Tuesday, October 27, 2009
The Road To Mecca - by Athol Fugard
The copyright on my copy says 1985, it doesn't state where the play was first performed. The Road to Mecca, is a two act play with three characters. At open Elsa, a 28 year old woman from Cape Town, turns up unannounced at Helen's home. Helen is an older woman living alone in a small village 800 miles away from Cape Town.
Through the course of the first act we see the sculptures that Helen has been creating since her husband's death, and learn that the villagers have ostracized her for her choice to make these and not follow the conventional path of a widow, going to church and visiting with the other ladies of the village. Elsa is a teacher at a 'colored school' in the city and has had a rough few months, a tumultuous ending of an affair with a married man and she's up for disciplinary review for asking her students to write about equal rights in South Africa. We also learn that Elsa has been moved to come here unannounced in response to a letter she received from Helen which read to her like a suicide note. The pastor has been pushing Helen to go to an old folks home and a space is ready for her if she will just sign. Elsa pushes Helen to face the problems, start taking care of herself, and not give up and let them tuck her away.
In the second act the pastor arrives and the deeper conflicts of the situation are revealed. Helen nearly burned her house down and didn't move to save herself. Through the course of the second act Elsa and the Pastor vie for control over Helen's life, until Elsa withdraws angrily - she'd been inspired by Helen's pursuit of creating her sculptures, by her freedom, and is disappointed that Helen won't fight for herself. Eventually though, she does, explaining to the Pastor and to Elsa the significance of the sculptures, their ability to capture and play with the light so that it will never be dark. The pastor relents, and the two women are left alone together.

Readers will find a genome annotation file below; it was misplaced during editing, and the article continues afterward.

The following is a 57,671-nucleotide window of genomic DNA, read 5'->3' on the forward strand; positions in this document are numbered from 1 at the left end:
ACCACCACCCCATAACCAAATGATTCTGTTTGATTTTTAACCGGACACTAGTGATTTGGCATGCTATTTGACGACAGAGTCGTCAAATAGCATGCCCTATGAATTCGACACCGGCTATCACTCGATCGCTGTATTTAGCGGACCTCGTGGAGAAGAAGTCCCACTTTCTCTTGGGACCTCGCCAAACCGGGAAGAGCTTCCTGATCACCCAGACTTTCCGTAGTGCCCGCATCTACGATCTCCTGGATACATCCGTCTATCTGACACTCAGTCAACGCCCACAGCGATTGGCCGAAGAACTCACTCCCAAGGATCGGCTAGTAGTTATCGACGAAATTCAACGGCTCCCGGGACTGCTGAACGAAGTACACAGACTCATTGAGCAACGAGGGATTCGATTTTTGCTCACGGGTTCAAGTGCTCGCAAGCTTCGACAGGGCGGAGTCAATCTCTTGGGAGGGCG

There are many stories told, the gossip is passed between the women, the exposition is revealed through their conversation, catching up and clarifying why Elsa has suddenly arrived. The version of events told by Helen in the first act are turned around by the arrival of the pastor in the second. Elsa has to deal with this shift, which she feels as a betrayal. The pastor pleads his case clearly and seems to be motivated by something more than pastoral concern for one of his parishioners. And Helen's voice is only finally heard in fullness and clarity by the end of the play, although there are slivers, glintings and hints throughout.
The background of a village in South Africa in the 1970s is deftly painted in the background, it does not dominate the play, but it is an essential part of it.
In the preface, Fugard talks about the woman and place this play was inspired by. He talks about feeling like it might be a play but not being 'hooked' quite yet, the fish weren't yet biting. When he learned that this woman had a strong friendship with a younger woman, a social worker from the city, then he said his bait was taken and he could write the play.